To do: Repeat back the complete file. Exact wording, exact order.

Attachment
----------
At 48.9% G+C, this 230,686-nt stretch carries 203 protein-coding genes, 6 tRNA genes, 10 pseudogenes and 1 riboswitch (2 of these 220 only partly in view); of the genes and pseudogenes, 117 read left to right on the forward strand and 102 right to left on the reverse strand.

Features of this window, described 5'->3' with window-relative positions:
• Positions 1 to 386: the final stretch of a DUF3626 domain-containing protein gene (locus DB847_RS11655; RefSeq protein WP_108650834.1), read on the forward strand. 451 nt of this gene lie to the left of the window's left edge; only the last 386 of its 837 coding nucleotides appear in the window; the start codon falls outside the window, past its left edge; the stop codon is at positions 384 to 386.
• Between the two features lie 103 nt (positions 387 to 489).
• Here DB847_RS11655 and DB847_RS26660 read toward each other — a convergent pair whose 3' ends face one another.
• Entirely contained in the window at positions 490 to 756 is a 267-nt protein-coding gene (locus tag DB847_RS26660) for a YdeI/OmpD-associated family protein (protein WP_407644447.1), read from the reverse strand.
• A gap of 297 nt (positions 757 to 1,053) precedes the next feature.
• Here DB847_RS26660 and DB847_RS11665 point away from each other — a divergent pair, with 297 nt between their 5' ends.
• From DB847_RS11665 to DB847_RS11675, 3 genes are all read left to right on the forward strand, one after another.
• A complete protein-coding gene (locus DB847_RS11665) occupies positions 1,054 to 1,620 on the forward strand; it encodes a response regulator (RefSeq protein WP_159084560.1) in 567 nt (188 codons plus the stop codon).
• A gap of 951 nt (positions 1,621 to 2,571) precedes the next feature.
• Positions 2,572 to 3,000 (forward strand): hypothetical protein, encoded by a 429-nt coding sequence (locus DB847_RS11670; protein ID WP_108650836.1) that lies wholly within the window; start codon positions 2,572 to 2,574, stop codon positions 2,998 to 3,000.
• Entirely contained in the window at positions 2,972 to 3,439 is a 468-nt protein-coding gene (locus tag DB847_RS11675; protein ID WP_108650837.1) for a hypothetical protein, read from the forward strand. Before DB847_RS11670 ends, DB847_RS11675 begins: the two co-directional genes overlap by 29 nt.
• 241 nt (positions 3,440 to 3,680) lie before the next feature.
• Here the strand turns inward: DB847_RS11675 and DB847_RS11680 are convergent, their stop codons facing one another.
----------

At 48.9% G+C, this 230,686-nt stretch carries 203 protein-coding genes, 6 tRNA genes, 10 pseudogenes and 1 riboswitch (2 of these 220 only partly in view); of the genes and pseudogenes, 117 read left to right on the forward strand and 102 right to left on the reverse strand.

Features of this window, described 5'->3' with window-relative positions:
• Positions 1 to 386: the final stretch of a DUF3626 domain-containing protein gene (locus DB847_RS11655; RefSeq protein WP_108650834.1), read on the forward strand. 451 nt of this gene lie to the left of the window's left edge; only the last 386 of its 837 coding nucleotides appear in the window; the start codon falls outside the window, past its left edge; the stop codon is at positions 384 to 386.
• Between the two features lie 103 nt (positions 387 to 489).
• Here DB847_RS11655 and DB847_RS26660 read toward each other — a convergent pair whose 3' ends face one another.
• Entirely contained in the window at positions 490 to 756 is a 267-nt protein-coding gene (locus tag DB847_RS26660) for a YdeI/OmpD-associated family protein (protein WP_407644447.1), read from the reverse strand.
• A gap of 297 nt (positions 757 to 1,053) precedes the next feature.
• Here DB847_RS26660 and DB847_RS11665 point away from each other — a divergent pair, with 297 nt between their 5' ends.
• From DB847_RS11665 to DB847_RS11675, 3 genes are all read left to right on the forward strand, one after another.
• A complete protein-coding gene (locus DB847_RS11665) occupies positions 1,054 to 1,620 on the forward strand; it encodes a response regulator (RefSeq protein WP_159084560.1) in 567 nt (188 codons plus the stop codon).
• A gap of 951 nt (positions 1,621 to 2,571) precedes the next feature.
• Positions 2,572 to 3,000 (forward strand): hypothetical protein, encoded by a 429-nt coding sequence (locus DB847_RS11670; protein ID WP_108650836.1) that lies wholly within the window; start codon positions 2,572 to 2,574, stop codon positions 2,998 to 3,000.
• Entirely contained in the window at positions 2,972 to 3,439 is a 468-nt protein-coding gene (locus tag DB847_RS11675; protein ID WP_108650837.1) for a hypothetical protein, read from the forward strand. Before DB847_RS11670 ends, DB847_RS11675 begins: the two co-directional genes overlap by 29 nt.
• 241 nt (positions 3,440 to 3,680) lie before the next feature.
• Here the strand turns inward: DB847_RS11675 and DB847_RS11680 are convergent, their stop codons facing one another.